With these different exposures, you can create HDR tone-mapped images, that show very bright and very dark regions exposed properly. For example, taking the seven different images of the lighthouse above into an HDR program such as Photomatix, optimizing settings for realism, produces this result:
You can also use HDR to produce more dramatic photos, such as this train. It is all in how you process the images.
For more information on HDR photography, Stuck In Customs has an excellent tutorial.
Taking RAW photos
RAW photos can be extremely useful to digital photographer. They enable you to extract more information from bright highlights in an image, and RAW gives the you complete control over white balance. For example, in the above photo the JPG had an incorrect white balance, which was easily corrected using the RAW image. While DSLRs offer 12 bits of data in RAWs, most point and shoot cameras can only provide 10, meaning that even with CHDK, you won’t be able to extract as much information from highlights as you could with a DSLR. Still, RAWs are very useful for having precise white balance control.
In the Raw Parameters menu, enable “Save RAW”, and adjust the other parameters as shown. Now, you can take photos as normal, and a RAW will be automatically saved with your JPG. The RAW file will take quite a bit a more space than the standard JPG, so your camera will not be able to correctly display remaining space on the SD card.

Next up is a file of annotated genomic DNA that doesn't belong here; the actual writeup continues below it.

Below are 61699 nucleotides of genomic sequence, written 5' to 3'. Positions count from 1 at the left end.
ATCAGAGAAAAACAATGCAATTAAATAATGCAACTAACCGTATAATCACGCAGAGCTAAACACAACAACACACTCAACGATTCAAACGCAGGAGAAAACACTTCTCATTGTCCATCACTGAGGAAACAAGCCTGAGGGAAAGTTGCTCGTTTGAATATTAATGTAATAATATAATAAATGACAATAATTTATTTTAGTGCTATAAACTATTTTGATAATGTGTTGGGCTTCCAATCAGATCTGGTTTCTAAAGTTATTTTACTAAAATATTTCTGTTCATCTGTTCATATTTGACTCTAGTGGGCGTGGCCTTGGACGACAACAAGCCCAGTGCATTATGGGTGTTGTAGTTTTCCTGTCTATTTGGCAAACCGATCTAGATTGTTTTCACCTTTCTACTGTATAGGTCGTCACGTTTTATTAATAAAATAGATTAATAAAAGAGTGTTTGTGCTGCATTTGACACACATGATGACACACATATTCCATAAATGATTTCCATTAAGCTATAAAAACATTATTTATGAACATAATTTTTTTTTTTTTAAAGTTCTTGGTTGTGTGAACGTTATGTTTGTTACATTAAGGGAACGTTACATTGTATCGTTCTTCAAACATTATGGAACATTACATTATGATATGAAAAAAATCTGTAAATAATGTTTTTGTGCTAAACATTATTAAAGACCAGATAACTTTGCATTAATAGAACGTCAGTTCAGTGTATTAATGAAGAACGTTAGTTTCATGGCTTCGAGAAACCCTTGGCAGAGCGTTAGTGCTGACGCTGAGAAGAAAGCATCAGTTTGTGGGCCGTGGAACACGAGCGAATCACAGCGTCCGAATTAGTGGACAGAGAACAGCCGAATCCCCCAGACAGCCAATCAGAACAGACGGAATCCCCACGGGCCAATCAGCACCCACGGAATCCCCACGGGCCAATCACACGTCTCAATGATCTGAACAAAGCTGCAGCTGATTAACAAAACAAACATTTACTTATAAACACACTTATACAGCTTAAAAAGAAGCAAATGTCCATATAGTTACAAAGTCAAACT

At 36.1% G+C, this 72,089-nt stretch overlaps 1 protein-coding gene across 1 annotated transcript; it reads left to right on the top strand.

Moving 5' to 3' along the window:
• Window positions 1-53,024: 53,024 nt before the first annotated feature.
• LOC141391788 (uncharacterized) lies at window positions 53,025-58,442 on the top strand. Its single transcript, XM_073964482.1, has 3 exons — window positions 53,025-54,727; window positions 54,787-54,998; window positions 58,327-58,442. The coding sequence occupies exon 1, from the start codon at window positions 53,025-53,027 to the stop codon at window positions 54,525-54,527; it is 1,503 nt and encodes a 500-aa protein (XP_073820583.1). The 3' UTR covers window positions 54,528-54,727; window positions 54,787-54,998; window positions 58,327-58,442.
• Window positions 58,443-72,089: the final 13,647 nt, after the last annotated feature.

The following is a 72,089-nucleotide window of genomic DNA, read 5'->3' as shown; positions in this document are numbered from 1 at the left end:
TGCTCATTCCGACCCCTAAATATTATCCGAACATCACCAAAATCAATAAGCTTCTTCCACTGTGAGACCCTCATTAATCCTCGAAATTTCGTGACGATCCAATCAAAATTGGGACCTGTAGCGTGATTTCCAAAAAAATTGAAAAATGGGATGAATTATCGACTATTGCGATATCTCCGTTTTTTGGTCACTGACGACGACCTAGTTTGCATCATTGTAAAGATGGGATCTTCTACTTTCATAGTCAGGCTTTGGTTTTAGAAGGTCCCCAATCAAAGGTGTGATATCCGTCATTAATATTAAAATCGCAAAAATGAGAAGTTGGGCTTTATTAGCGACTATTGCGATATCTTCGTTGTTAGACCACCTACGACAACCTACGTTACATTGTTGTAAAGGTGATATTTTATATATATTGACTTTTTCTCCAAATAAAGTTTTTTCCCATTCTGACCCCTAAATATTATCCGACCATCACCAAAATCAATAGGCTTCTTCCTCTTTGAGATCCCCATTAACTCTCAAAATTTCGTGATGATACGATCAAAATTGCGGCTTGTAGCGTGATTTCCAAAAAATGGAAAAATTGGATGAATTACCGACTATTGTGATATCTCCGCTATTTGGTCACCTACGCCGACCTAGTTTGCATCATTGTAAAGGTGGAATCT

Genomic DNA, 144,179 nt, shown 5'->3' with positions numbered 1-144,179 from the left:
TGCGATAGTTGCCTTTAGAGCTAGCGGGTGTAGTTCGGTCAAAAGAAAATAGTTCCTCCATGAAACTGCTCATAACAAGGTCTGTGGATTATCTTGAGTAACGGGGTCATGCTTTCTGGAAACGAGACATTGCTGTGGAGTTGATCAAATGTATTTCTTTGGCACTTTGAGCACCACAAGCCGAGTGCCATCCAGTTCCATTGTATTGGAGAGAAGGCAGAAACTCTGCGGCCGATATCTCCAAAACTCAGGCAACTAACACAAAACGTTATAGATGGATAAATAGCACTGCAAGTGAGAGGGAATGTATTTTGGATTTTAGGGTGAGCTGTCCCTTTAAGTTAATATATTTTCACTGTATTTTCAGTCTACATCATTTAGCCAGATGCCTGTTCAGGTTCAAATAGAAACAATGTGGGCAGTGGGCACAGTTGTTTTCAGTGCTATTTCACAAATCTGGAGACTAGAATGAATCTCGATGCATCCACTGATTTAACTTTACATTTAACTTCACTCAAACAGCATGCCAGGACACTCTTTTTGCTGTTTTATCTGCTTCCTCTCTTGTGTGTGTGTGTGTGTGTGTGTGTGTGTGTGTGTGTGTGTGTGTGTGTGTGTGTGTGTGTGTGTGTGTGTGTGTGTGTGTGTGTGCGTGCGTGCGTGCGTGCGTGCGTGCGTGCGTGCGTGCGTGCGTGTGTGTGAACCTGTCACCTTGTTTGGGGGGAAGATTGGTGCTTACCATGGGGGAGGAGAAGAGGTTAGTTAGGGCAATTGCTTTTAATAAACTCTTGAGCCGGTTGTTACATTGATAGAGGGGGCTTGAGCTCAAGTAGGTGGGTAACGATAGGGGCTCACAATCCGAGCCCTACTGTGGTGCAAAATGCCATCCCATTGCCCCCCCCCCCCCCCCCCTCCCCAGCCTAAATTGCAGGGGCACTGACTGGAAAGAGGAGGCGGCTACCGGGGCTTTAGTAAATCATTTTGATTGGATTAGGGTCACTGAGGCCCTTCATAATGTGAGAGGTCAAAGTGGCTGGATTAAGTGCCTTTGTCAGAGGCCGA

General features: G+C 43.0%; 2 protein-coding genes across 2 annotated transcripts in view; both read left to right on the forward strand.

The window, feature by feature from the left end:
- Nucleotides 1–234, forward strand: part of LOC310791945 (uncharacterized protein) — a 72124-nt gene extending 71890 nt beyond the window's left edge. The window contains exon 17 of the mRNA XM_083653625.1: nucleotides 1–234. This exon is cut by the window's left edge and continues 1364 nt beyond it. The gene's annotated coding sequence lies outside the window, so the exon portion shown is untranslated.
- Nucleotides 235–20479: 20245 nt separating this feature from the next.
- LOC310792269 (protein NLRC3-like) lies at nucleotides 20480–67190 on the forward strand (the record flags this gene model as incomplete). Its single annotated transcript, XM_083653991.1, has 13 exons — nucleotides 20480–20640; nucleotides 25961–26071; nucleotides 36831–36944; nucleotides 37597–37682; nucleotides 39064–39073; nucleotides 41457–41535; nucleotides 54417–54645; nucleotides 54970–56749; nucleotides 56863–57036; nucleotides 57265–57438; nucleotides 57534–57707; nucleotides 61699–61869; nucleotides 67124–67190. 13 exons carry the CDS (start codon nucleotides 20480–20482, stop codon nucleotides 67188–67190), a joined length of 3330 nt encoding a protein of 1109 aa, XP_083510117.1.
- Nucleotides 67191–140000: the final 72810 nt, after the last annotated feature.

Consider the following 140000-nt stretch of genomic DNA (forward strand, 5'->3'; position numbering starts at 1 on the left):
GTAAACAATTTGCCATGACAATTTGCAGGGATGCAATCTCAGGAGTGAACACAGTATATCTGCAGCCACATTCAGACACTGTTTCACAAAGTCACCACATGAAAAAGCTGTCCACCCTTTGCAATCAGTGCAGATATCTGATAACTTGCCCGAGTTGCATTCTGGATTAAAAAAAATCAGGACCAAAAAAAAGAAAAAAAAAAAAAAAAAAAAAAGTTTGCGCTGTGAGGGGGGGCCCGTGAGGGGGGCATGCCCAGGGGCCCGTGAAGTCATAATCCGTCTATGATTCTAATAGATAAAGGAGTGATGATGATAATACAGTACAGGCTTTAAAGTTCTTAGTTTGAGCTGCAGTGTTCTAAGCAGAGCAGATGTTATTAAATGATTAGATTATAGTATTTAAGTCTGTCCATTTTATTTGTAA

Processing RAW photos
To process your RAW photos, you’ll need to convert them to the Digital Negative format, DNG. The DNG4PS-2 software can do this for these cameras: A610, A620, A630, A640, A710 IS, S2 IS, S3 IS, A700, G7, A560, A570 IS, IXUS 700, IXUS 70, IXUS 800, A720 IS, S5 IS, IXUS 950, A650 IS, A460, SD800 IS, A530, A540. You can also process the files using UFRaw or dcraw, though that is much more difficult.
Open DNG4PS-2, then go to settings. Adjust the model settings based on how many megapixels your camera is. Next, press OK, and find the path to RAW files option. This is not the location of the file that you wish to convert, but the folder that contains the files. When you have selected the correct folder, press “Convert”.